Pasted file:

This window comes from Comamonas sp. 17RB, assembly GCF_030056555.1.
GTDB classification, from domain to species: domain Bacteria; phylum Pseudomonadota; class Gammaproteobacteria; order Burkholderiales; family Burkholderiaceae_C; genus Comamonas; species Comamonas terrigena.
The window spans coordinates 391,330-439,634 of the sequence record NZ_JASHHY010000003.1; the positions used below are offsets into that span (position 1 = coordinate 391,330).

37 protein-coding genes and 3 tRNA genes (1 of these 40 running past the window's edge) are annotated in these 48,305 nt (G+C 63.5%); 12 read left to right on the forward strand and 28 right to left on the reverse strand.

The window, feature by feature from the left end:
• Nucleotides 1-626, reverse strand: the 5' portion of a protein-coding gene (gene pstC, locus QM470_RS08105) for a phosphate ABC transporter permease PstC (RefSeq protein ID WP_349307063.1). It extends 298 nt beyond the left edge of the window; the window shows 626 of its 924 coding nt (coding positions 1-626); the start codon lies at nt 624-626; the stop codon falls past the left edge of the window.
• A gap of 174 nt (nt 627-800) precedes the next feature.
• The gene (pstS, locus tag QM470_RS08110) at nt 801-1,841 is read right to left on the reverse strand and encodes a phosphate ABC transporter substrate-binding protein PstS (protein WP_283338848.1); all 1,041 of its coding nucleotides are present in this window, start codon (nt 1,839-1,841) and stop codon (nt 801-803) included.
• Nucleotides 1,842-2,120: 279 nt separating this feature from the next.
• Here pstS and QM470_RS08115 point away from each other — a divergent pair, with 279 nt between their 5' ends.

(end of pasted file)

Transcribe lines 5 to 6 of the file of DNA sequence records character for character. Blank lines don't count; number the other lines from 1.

The window, feature by feature from the left end:
• Nucleotides 1-626, reverse strand: the 5' portion of a protein-coding gene (gene pstC, locus QM470_RS08105) for a phosphate ABC transporter permease PstC (RefSeq protein ID WP_349307063.1). It extends 298 nt beyond the left edge of the window; the window shows 626 of its 924 coding nt (coding positions 1-626); the start codon lies at nt 624-626; the stop codon falls past the left edge of the window.